Intel has officially revealed its Intel On Demand program (opens in new tab) that will activate select accelerators and features of the company's upcoming Xeon Scalable Sapphire Rapids processor. The new pay-as-you-go program will allow Intel to reduce the number of SKUs it ships while still capitalizing on the technologies it has to offer. Furthermore, its clients will be able to upgrade their machines without replacing actual hardware or offering additional services to their clients.
Intel's upcoming Intel's 4th Generation Xeon Scalable Sapphire Rapids processors are equipped with various special-purpose accelerators and security technologies that all customers do not need at all times. To offer such end-users additional flexibility regarding investments, Intel will deliver them to buy its CPUs with those capabilities disabled but turn them on if they are needed at some point. The Software Defined Silicon (SDSi) technology will also allow Intel to sell fewer CPU models and then enable its clients or partners to activate certain features if needed (to use them on-prem or offer them as a service).
The list of technologies that Intel wants to make available on demand includes Software Guard Extensions, Dynamic Load Balancer (DLB), Intel Data Streaming Accelerator (DSA), Intel In-Memory Analytics Accelerator (IAA), Intel In-Memory Analytics Accelerator, and Intel QuickAssist Technology (QAT) to accelerate specific workloads.
Since Intel's On Demand technologies are aimed at entirely different workloads, very few customers will need all of them at once. But as they scale their data centers, they may require some of them, which is when the On Demand capability comes into play. Meanwhile, some of Intel's customers will offer those capabilities as a service (e.g., for cloud and co-hosting machines). In contrast, others will contribute to activating them on servers installed on-premise.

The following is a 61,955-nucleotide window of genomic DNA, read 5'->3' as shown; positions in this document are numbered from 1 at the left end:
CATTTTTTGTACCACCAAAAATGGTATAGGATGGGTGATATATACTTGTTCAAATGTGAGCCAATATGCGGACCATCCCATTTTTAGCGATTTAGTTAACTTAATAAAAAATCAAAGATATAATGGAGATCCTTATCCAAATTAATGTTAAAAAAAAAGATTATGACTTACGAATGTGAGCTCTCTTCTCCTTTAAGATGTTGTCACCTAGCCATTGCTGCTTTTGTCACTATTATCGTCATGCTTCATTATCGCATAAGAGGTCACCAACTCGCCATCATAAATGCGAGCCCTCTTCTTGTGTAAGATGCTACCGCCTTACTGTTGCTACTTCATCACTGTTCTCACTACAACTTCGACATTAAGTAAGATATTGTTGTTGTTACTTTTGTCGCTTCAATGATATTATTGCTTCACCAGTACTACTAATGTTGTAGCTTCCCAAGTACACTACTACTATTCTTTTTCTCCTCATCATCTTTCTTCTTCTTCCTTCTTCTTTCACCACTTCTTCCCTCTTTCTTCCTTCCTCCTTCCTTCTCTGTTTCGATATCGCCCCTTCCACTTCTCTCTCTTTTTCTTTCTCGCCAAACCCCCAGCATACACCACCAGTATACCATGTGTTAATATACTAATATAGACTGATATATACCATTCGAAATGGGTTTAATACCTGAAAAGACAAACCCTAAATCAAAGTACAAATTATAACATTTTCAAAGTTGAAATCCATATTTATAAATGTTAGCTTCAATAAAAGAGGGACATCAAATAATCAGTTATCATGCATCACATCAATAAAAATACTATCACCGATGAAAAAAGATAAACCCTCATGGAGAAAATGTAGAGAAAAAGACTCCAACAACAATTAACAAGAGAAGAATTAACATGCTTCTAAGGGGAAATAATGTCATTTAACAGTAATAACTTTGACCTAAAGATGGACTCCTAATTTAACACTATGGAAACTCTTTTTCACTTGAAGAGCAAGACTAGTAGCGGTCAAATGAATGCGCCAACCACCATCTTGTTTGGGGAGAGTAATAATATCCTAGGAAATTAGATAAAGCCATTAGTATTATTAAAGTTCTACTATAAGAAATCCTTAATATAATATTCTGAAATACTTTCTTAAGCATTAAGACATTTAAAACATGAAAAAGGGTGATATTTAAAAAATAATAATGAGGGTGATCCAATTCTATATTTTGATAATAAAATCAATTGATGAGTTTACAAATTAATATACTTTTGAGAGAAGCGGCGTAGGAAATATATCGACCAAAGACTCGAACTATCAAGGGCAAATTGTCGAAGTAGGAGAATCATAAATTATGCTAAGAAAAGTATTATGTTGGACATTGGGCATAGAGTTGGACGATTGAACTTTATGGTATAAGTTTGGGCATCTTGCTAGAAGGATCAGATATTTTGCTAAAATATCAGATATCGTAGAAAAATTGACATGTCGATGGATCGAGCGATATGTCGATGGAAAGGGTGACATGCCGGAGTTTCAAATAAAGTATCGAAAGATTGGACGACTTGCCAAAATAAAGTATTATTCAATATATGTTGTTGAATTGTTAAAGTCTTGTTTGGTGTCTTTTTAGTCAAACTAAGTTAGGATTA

The formal rollout of the Intel On Demand program leaves more questions than answers. We do not know how much Intel plans to charge to activate certain features or how much its clients will want to start them 'as a service.' We know that companies like H3C, HPE, Inspur, Lenovo, Supermicro, PhoenixNAP, and Variscale will be a part of the On Demand program.
For now, Intel's On Demand program is reserved for servers, and we would expect it to remain a prerogative of Xeon platforms. Meanwhile, back in the day, Intel offered software upgrades for its desktop processors (opens in new tab) to make them run faster. Unfortunately, that program faced criticism as Intel essentially crippled its perfectly fine processors. As a result, some might think the On Demand program mimics the ill-fated Intel Upgrade Service. Still, keeping in mind that the server world behaves differently than the client PC world and that we do not know the terms of Intel's On Demand, we would not draw parallels here until we know all the details.
I don't often say "this should be illegal", but this should absolutely be illegal. It spits in the face of our basic human right to own the property that we buy.
Imagine buying a car that can disable your steering wheel whenever the car company arbitrarily decides they want more money.
They just have to be clear about it so people know what they are buying.
I'm not sure what legal theory, if any, is being espoused here. Intel's not trying to, unless I'm misreading the article, claw back things they've actually sold. They're offering the option to license you a CPU and if you enter into an agreement to license their property as a condition to obtain use of their property, one can hardly say that you now own it.
All AMD needs to do to capture all of Intel's server market share is to NOT do this.
This behavior becomes a lot more problematic when they're disabling core parts of the CPU as they did in the past with "unlockable" desktop parts.
These CPUs are for providers of server services not for end-users.
The rest of you jackwagons "oh Intel is going to take away your CPU cores" don't have a clue what you're talking about. I would suggest reading the article before racing down to the comments to declare something "illegal" before you even understand the situation.